Music used in promotional material: ‘Past has not Passed’ by James Blackshaw

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World Literature

Roanne Kantor tells us about World Literature, in the ideas and practices of readers, writers, and scholars. Spatial metaphors like libraries, closets, and airport bookshops, help her imagine the “world” in world literature.

In the episode Roanne references work by many scholars in the field, including David Damrosch’s What is World Literature (Princeton UP, 2003); Debjani Ganguly’s This Thing Called the World (Duke UP, 2016), and Gloria Fisk’s Orhan Pamuk and the Good of World Literature (Columbia UP, 2018). In the longer version of our conversation, we talked about how little magazines from the 1970s New York literary scene, like Ed Sanders’ Fuck You: A Magazine of the Arts, circulated in South Asia, inspiring avant-garde magazines like Arvind Krishna Mehrotra’s damn you/a magazine of the arts.

Roanne is an assistant professor of English and Comparative Literature at Stanford University. She has a brand new book, South Asian Writers, Latin American Literature, and the Rise of Global English, (Cambridge UP, 2022). If you want to learn more about the world of world lit, check it out.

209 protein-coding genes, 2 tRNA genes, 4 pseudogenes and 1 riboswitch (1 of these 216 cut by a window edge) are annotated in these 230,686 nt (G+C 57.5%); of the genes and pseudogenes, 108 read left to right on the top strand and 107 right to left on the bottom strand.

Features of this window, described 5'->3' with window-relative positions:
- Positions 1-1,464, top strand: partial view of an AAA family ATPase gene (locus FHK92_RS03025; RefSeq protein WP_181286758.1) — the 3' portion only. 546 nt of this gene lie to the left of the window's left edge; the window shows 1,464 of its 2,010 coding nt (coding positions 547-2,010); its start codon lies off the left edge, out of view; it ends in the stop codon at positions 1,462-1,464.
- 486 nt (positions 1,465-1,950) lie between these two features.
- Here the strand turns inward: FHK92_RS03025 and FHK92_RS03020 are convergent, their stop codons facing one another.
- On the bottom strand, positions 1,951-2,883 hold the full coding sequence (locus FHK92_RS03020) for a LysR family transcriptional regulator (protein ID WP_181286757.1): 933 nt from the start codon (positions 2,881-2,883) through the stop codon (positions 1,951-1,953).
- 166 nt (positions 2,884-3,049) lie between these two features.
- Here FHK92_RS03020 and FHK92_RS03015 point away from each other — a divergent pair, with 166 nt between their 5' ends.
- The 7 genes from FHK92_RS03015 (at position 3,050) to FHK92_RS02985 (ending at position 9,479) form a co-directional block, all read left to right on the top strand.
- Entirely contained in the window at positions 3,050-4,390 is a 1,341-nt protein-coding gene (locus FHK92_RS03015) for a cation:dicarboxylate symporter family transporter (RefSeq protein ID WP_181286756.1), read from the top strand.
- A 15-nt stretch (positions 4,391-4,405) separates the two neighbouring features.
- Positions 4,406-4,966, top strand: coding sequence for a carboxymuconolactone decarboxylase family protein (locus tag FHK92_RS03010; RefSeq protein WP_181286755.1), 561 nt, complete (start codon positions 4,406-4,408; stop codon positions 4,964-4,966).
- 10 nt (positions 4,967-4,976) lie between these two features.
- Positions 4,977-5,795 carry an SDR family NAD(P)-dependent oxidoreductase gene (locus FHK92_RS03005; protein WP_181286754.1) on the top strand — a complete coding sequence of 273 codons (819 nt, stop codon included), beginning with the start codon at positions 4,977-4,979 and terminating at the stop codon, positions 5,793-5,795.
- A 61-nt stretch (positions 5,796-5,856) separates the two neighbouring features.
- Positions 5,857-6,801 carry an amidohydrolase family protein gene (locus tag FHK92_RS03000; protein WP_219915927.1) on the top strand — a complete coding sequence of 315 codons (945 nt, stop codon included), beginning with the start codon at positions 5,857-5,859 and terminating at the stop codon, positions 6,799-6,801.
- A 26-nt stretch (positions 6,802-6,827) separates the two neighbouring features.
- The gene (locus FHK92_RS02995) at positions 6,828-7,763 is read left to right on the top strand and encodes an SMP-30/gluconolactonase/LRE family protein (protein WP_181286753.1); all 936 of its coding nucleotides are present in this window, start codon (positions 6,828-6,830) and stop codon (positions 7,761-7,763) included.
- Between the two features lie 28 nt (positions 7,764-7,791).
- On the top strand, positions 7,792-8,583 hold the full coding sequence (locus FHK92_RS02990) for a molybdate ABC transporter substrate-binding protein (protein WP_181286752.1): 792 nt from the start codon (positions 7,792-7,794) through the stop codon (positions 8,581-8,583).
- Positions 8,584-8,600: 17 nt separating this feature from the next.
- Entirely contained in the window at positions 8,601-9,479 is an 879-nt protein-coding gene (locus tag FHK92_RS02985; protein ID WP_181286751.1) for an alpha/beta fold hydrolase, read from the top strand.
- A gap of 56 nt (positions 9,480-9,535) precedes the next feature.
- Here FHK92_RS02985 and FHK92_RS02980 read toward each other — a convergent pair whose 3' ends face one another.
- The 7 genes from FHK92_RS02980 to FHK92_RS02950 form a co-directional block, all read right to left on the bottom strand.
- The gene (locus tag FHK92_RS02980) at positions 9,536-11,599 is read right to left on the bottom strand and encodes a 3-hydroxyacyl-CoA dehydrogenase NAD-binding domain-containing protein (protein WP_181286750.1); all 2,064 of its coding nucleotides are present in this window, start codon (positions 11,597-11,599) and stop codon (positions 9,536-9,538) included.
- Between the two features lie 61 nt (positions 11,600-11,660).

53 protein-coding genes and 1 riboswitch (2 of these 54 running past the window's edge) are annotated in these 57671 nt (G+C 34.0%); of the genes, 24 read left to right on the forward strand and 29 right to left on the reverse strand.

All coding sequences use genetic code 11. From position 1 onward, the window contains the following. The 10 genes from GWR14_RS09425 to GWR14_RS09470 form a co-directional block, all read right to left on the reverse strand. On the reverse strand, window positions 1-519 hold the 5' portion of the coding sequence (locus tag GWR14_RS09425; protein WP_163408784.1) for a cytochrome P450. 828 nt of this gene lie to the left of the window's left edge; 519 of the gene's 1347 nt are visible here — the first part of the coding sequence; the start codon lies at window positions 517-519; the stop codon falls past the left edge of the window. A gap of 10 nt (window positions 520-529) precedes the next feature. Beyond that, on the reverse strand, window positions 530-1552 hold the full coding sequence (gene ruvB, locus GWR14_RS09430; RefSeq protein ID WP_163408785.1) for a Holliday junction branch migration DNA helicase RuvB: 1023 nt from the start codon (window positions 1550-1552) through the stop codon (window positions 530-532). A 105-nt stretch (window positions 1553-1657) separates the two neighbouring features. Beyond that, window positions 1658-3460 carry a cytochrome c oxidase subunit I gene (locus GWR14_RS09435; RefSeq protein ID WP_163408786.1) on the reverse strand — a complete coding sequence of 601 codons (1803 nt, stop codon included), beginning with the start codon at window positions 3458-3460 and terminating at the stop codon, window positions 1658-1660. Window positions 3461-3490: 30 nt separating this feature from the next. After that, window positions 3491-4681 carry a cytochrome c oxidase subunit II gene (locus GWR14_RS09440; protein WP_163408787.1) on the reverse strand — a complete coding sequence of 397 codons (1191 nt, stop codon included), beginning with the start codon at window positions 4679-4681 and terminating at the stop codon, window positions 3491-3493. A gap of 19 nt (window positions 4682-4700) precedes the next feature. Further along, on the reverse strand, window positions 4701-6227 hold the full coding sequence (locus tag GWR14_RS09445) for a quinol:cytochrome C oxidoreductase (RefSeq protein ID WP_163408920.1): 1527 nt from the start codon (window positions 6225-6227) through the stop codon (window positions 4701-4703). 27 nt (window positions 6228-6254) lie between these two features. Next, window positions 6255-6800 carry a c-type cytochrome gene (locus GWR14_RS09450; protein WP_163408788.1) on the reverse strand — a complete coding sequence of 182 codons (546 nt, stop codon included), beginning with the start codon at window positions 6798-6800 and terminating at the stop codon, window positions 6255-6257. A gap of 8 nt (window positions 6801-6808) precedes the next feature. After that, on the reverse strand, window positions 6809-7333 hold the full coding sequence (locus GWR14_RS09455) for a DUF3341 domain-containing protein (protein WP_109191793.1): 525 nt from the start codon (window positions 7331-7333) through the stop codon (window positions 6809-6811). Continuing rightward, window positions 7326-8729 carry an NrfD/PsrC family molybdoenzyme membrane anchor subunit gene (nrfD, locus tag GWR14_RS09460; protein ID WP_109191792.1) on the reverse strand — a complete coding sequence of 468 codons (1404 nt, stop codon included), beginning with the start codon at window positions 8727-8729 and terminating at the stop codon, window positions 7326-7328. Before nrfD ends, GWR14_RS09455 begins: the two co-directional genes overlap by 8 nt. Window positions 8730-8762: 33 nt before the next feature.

This week’s image of an airport bookshop at the Incheon International Airport in South Korea, was photographed by Adli Wahid and made publicly available on Wikimedia Commons under a Creative Commons License.

Music used in promotional material: ‘Six More Weeks’ by Evening Fires

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Sohini Sarah Pillai talks about epics, long narrative poems about heroic events – whether all such poems can be called epics, and how they continue to generate cultural and political material. The conversation covers epic poems ranging from the Iliad to Jack Mitchell’s The Odyssey of Star Wars.

Sohini Pillai is Assistant Professor of Religion at Kalamazoo College where she teaches courses on religious traditions in South Asia. She is a comparatist of South Asian religious literature and her area of specialization is the Mahabharata and Ramayana narrative traditions with a particular focus on retellings created in Hindi and Tamil. She is also the co-editor with Nell Shapiro Hawley of Many Mahabharatas (State University of New York Press, 2021).

Image by Saronik Bosu (This image is a work of fan art that adapts characters from the Star Wars franchise owned by Lucasfilm ltd.)

Music used in promotional material: ‘Yoliyoli’ by 33nano

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Noreen Masud talks about the unnamed feelings and ambiguous modes of relationship occasioned by flat landscapes, and the act of looking at them, in twentieth century fiction, especially the novels of D.H. Lawrence, Willa Cather, and Gertrude Stein.

Noreen Masud is a Lecturer at the University of Bristol, UK, currently working on flat landscapes in twentieth century literature. Her first academic book, Hard Language: Stevie Smith and the Aphorism, is out with OUP in 2022, and her first trade book, A Flat Place, will be released by Hamish Hamilton in the UK and Melville House Press in the US in 2023.

Image: © 2022 Saronik Bosu

Music used in promotional material: ‘In Your Hollow’ by Allysen Callery